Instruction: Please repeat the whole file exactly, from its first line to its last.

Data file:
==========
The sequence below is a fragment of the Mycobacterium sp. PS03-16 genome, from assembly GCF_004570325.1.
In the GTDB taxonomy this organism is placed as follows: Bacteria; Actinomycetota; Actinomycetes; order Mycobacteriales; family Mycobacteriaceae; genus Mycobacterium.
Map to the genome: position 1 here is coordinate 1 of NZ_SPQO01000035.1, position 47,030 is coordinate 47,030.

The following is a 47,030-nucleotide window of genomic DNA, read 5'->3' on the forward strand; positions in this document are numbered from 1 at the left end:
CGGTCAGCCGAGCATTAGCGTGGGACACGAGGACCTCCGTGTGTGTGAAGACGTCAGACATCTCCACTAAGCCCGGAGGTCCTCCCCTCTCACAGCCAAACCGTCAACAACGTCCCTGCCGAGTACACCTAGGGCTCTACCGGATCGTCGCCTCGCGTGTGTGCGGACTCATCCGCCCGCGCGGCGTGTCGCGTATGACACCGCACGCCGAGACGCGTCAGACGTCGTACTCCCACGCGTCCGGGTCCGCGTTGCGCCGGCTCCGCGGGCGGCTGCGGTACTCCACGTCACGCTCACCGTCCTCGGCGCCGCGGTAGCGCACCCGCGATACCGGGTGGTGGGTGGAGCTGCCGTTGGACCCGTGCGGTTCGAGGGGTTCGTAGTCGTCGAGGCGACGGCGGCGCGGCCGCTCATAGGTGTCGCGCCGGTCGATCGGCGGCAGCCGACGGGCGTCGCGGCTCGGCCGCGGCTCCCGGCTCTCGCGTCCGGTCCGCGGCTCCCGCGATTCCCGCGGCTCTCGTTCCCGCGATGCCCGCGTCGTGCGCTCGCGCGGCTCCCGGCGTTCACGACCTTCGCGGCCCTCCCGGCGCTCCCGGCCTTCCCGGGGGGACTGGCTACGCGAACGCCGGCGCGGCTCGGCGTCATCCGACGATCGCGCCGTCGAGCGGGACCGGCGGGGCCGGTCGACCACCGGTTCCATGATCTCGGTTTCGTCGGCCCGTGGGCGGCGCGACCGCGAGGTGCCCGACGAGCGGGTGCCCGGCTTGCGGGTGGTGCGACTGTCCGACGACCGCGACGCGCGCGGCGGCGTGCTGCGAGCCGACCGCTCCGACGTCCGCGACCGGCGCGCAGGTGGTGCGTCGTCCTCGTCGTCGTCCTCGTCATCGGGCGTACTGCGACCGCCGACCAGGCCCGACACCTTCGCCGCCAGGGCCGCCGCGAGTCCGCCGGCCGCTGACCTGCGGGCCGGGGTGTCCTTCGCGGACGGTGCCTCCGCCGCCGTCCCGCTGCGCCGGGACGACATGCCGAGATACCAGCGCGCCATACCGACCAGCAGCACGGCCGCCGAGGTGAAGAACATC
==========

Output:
The sequence below is a fragment of the Mycobacterium sp. PS03-16 genome, from assembly GCF_004570325.1.
In the GTDB taxonomy this organism is placed as follows: Bacteria; Actinomycetota; Actinomycetes; order Mycobacteriales; family Mycobacteriaceae; genus Mycobacterium.
Map to the genome: position 1 here is coordinate 1 of NZ_SPQO01000035.1, position 47,030 is coordinate 47,030.

The following is a 47,030-nucleotide window of genomic DNA, read 5'->3' on the forward strand; positions in this document are numbered from 1 at the left end:
CGGTCAGCCGAGCATTAGCGTGGGACACGAGGACCTCCGTGTGTGTGAAGACGTCAGACATCTCCACTAAGCCCGGAGGTCCTCCCCTCTCACAGCCAAACCGTCAACAACGTCCCTGCCGAGTACACCTAGGGCTCTACCGGATCGTCGCCTCGCGTGTGTGCGGACTCATCCGCCCGCGCGGCGTGTCGCGTATGACACCGCACGCCGAGACGCGTCAGACGTCGTACTCCCACGCGTCCGGGTCCGCGTTGCGCCGGCTCCGCGGGCGGCTGCGGTACTCCACGTCACGCTCACCGTCCTCGGCGCCGCGGTAGCGCACCCGCGATACCGGGTGGTGGGTGGAGCTGCCGTTGGACCCGTGCGGTTCGAGGGGTTCGTAGTCGTCGAGGCGACGGCGGCGCGGCCGCTCATAGGTGTCGCGCCGGTCGATCGGCGGCAGCCGACGGGCGTCGCGGCTCGGCCGCGGCTCCCGGCTCTCGCGTCCGGTCCGCGGCTCCCGCGATTCCCGCGGCTCTCGTTCCCGCGATGCCCGCGTCGTGCGCTCGCGCGGCTCCCGGCGTTCACGACCTTCGCGGCCCTCCCGGCGCTCCCGGCCTTCCCGGGGGGACTGGCTACGCGAACGCCGGCGCGGCTCGGCGTCATCCGACGATCGCGCCGTCGAGCGGGACCGGCGGGGCCGGTCGACCACCGGTTCCATGATCTCGGTTTCGTCGGCCCGTGGGCGGCGCGACCGCGAGGTGCCCGACGAGCGGGTGCCCGGCTTGCGGGTGGTGCGACTGTCCGACGACCGCGACGCGCGCGGCGGCGTGCTGCGAGCCGACCGCTCCGACGTCCGCGACCGGCGCGCAGGTGGTGCGTCGTCCTCGTCGTCGTCCTCGTCATCGGGCGTACTGCGACCGCCGACCAGGCCCGACACCTTCGCCGCCAGGGCCGCCGCGAGTCCGCCGGCCGCTGACCTGCGGGCCGGGGTGTCCTTCGCGGACGGTGCCTCCGCCGCCGTCCCGCTGCGCCGGGACGACATGCCGAGATACCAGCGCGCCATACCGACCAGCAGCACGGCCGCCGAGGTGAAGAACATC